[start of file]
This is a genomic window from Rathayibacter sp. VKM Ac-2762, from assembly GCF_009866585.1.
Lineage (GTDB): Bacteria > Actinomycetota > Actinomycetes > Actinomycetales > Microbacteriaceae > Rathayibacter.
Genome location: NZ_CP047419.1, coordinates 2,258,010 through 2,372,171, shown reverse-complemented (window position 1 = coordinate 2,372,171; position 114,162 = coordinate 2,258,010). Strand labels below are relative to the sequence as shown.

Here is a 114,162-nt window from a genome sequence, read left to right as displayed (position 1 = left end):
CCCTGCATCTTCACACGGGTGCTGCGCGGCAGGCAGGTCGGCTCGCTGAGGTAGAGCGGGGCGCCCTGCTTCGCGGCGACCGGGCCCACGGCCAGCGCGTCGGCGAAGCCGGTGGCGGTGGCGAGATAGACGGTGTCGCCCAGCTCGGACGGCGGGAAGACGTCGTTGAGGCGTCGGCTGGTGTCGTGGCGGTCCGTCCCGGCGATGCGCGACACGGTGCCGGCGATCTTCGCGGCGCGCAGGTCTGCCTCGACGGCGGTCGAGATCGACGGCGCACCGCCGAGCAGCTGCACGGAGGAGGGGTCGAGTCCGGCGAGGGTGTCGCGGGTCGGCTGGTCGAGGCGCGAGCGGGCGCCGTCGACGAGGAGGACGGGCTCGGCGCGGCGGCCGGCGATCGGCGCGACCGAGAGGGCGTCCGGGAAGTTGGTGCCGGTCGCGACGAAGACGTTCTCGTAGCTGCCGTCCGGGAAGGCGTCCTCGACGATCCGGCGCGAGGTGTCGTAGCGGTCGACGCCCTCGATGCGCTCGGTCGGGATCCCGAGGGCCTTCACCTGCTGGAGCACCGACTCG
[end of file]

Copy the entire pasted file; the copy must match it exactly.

This is a genomic window from Rathayibacter sp. VKM Ac-2762, from assembly GCF_009866585.1.
Lineage (GTDB): Bacteria > Actinomycetota > Actinomycetes > Actinomycetales > Microbacteriaceae > Rathayibacter.
Genome location: NZ_CP047419.1, coordinates 2,258,010 through 2,372,171, shown reverse-complemented (window position 1 = coordinate 2,372,171; position 114,162 = coordinate 2,258,010). Strand labels below are relative to the sequence as shown.

Here is a 114,162-nt window from a genome sequence, read left to right as displayed (position 1 = left end):
CCCTGCATCTTCACACGGGTGCTGCGCGGCAGGCAGGTCGGCTCGCTGAGGTAGAGCGGGGCGCCCTGCTTCGCGGCGACCGGGCCCACGGCCAGCGCGTCGGCGAAGCCGGTGGCGGTGGCGAGATAGACGGTGTCGCCCAGCTCGGACGGCGGGAAGACGTCGTTGAGGCGTCGGCTGGTGTCGTGGCGGTCCGTCCCGGCGATGCGCGACACGGTGCCGGCGATCTTCGCGGCGCGCAGGTCTGCCTCGACGGCGGTCGAGATCGACGGCGCACCGCCGAGCAGCTGCACGGAGGAGGGGTCGAGTCCGGCGAGGGTGTCGCGGGTCGGCTGGTCGAGGCGCGAGCGGGCGCCGTCGACGAGGAGGACGGGCTCGGCGCGGCGGCCGGCGATCGGCGCGACCGAGAGGGCGTCCGGGAAGTTGGTGCCGGTCGCGACGAAGACGTTCTCGTAGCTGCCGTCCGGGAAGGCGTCCTCGACGATCCGGCGCGAGGTGTCGTAGCGGTCGACGCCCTCGATGCGCTCGGTCGGGATCCCGAGGGCCTTCACCTGCTGGAGCACCGACTCG